Sorry for the silent silence that has clouded its way in-between the last time we contacted you and now, but we’ve been busy… busy fighting a PHP-based battle with the website and thought an extended break from us would do you no harm.
We’ve been mainly working on refining a lot of the core details of the game and designing lots of new stuff—there’s been some pretty bizarre things that have been proposed—and generally looking at bettering what we have.
Take a look at some concept art, which is indeed conceptual.
Before we move forward, we’d like to have a look back, as last year was monumental for us.
2014 was our awakening, the growth of cosmic seeds that burst forth into our mundane existence, while in 2015 the seeds sprouted; De Mambo took us from our place in the soil and propelled us towards the great sun.
We met an invaluable colleague and friend in Daniel New, who had the unholy pleasure of interviewing us around this time last year. That was a special moment for us, as Daniel truly believed in us and what we were doing which really fired us up and prepared us for what was coming next…
Our first public exhibition was in March with EGX Rezzed and then we won our place at Playhubs—this was where we met so many fantastic people who’ve helped us immensely; like Nisha Valand, Vincent Scheurer and Shin Kanaoya (more on him later…), and got into such events as Manchester Day Games Room, Radius Festival, Develop Interface and Brighton Develop—where we met our bright-eyed intern, Keir Sweeney. Hanging out with the public, meeting loads of cool developers and (especially) beating people at our own game was truly amazing.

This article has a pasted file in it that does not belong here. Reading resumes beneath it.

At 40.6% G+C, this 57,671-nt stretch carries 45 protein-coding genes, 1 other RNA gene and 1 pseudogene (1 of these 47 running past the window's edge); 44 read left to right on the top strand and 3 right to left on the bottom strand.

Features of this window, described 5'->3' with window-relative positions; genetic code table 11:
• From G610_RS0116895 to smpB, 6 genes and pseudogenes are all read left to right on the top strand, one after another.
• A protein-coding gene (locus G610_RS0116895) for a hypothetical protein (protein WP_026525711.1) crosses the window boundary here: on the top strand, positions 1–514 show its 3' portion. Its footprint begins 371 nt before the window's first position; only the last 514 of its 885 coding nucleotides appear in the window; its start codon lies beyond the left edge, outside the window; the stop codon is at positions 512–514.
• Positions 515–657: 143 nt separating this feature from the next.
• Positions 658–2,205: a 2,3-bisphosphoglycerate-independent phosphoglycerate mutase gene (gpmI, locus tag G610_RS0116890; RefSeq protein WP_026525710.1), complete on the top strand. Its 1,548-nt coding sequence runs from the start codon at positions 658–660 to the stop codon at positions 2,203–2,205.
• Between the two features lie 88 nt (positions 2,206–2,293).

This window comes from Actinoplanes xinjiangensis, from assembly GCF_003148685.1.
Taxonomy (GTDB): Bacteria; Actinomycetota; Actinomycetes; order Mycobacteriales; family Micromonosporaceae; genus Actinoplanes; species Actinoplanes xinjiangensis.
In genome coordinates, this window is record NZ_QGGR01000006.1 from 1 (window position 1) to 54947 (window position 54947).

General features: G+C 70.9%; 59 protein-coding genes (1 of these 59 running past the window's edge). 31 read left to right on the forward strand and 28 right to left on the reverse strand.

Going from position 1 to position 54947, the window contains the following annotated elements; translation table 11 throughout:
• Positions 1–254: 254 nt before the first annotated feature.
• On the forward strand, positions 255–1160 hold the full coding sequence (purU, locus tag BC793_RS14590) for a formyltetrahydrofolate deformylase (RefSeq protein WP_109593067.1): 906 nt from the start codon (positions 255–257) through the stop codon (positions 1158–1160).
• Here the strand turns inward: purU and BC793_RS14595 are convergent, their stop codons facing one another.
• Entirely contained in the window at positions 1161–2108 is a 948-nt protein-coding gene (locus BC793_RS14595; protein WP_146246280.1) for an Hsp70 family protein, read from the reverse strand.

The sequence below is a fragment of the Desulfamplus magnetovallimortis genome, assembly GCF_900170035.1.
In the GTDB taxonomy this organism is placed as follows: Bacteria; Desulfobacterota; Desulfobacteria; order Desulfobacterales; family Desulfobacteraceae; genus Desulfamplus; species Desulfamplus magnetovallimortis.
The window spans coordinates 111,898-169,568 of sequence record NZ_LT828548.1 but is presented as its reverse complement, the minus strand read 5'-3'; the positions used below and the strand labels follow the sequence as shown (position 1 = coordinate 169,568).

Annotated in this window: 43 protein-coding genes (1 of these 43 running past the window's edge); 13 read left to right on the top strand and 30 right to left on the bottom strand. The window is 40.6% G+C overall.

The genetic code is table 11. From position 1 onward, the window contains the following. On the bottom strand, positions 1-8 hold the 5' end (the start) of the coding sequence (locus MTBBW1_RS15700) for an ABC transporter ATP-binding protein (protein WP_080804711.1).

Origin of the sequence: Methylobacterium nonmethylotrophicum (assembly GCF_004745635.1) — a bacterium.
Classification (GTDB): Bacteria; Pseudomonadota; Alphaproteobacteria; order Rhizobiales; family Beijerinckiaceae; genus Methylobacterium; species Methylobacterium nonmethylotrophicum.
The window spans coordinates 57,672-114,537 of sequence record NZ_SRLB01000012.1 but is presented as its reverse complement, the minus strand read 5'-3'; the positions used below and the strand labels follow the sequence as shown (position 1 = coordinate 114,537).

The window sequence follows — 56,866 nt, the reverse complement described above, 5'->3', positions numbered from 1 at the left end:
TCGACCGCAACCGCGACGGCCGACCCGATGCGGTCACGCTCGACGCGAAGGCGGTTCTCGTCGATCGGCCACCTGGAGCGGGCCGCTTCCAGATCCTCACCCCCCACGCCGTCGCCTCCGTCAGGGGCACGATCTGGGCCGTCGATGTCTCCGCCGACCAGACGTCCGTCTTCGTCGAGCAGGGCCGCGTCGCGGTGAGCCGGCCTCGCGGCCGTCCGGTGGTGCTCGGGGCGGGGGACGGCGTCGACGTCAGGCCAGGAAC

We next took to Kickstarter and then to our collective personal highlight: Japan and TGS. We are all still in awe that we were able to not only go to Japan (a childhood dream for all of us), but have our little game exhibited at the Tokyo Games Show. It’s all thanks to the aforementioned Shintaro Kanaoya, his awesome partner Ryuji Ooyanagi and their amazing company Chorus Worldwide—you guys are awesome and we cannot thank you enough.
TGS was astonishing as the Japanese really enjoyed our game (thanks have to be given to Daichi Aono for his superb translation abilities) and the press, such as Famitsu, 4Gamer and Dengeki, gave us the enormous pleasure of interviewing us. That was a super personal highlight for me, as I was the one being interviewed—but then again there was so much more. We got to meet the marvellous Yoshiro Kimura and have some humorously fun De Mambo matches with him, Ryuji introduced us to Suda51’s manager (I’m a huge Suda fanboy), Kazuyuki Kumagai who said that we can visit Grasshopper Manufacture the next time we are in Japan, we saw Koji Igarashi of Castlevania fame in the flesh and finally shook hands with Shuhei Yoshida, the President of Sony’s Worldwide Studios.
After we landed back in London we had to drive up to Birmingham the next day to setup for EGX, which honestly… nearly killed us. (Four people and a 32” TV should not be able to fit into a Fiat 500…) but we survived and finally went on to see the successful end of our Kickstarter Campaign!
Thanks again to everyone who helped us out, shared the campaign and especially those of you that donated your hard-earned cash to our cobweb-ridden wallet!
It’s safe to say that a lot happened last year, which runs in contrary with the fact that we are three nobodies making a game in a Premier Inn lobby. We’re currently working on loads of new content for De Mambo, so make sure you join us at our next exhibition: EGX Rezzed, the place that started it all.
Anyway, as a wise man once said… Enough talk! No more looking back. On to the future where, De Mambo will be released and the world will cower in its almighty presence… well hopefully.